Wednesday, February 15, 2012

A Word About Perfection

Before I keep going with this blog, and highlighting the 12 steps to buying locally, I want to take a few minutes to talk about perfection. By definition (according to Merriam Webster), perfection means: The quality or state of being perfect, being without faults or defects; or an exemplification of supreme excellence. I don't know about any of you, but I know I'm not perfect, nor is anyone I know. We all have our faults, and although many of us may be excellent at things, we are not excellent at everything. Perfection is a desirable, yet more than likely unreachable, goal for many. And that's okay.

My point is, when we are moving ahead in our journey to be more self-aware of who we are, what we are doing, and how we are consuming, perfection should not be the goal. If you set your goal is something that is not attainable, then our failure will come too easily because every little act of straying from this lofty goal will make us feel as though we are not good enough. I don't want that for any of you. I want positive feelings of making a change in ourselves, because it is much easier living life in the light rather than in the dark. Positivity makes us feel good about what we are doing, and that is the most important feeling in this journey.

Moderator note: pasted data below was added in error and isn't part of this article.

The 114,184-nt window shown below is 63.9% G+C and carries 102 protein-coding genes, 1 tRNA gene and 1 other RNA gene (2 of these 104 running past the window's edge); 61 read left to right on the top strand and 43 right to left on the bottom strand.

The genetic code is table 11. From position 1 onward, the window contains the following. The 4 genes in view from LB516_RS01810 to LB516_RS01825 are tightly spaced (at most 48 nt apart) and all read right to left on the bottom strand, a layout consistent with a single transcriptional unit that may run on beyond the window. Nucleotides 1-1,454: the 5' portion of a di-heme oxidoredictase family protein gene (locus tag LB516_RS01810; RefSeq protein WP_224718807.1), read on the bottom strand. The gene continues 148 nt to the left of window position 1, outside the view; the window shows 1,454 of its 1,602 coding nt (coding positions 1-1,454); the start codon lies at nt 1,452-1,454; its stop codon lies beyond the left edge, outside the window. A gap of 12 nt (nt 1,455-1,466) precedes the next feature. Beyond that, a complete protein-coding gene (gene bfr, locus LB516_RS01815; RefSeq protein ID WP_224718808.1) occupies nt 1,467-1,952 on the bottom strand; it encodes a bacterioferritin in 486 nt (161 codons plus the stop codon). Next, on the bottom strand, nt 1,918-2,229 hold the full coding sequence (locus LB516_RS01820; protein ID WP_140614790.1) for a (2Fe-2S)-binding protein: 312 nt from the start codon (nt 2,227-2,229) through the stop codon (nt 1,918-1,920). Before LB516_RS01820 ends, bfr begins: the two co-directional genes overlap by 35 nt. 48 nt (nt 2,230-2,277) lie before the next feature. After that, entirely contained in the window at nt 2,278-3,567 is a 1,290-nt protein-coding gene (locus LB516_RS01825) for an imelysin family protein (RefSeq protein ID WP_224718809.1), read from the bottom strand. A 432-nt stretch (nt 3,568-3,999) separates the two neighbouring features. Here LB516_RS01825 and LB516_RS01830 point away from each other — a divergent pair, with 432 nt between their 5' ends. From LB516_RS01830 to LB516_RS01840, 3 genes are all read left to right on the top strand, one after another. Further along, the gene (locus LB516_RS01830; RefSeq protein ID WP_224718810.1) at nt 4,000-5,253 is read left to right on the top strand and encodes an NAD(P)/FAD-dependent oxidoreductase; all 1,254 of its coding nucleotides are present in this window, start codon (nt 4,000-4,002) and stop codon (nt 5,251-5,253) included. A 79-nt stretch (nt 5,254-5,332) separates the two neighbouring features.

For example, I'm not perfect. Far from it, in fact. And although I have laid out these 12 steps to buying local, don't expect that I live each step to its fullest every single day of my life. I have weaknesses just like every one else. Take my love of Guinness. That is certainly not local, and most definitely not a sustainable beer choice, but when I go out, that's what I order. Why? Because I'm not perfect. But, knowing that it is not the best choice is part of these 12 steps. And knowing that I buy it anyway is accepting that I cannot be perfect, but that every little bit I do, does count, so if I fail to be perfect along the way, I'm not a failure - just human.

Recently I received my book back from the editors, with some final adjustments outlined throughout it. One of them was a question about a statement I make regarding an apple juice product that wasn't from Maine. The editor asked why the author would consider buying the juice if it didn't fit into her agenda. My answer - because my kids asked me to. We were at the store, they were begging for some apple juice and I grabbed a frozen concentrate container and flipped it over. It stated it contained juices from 3 different countries (none of them the USA), so I didn't buy it. But I did consider it, and that doesn't mean my agenda of buying locally is a hoax, it simply means that I am not perfect.

As you move forward in your journey with me to consume local goods and food, keep this in mind. You are not perfect. But if you do your best to be aware and knowledgeable of the choices you are making, then you are on the right path. Steering off it from time to time will not get you lost so long as you remember how to get back.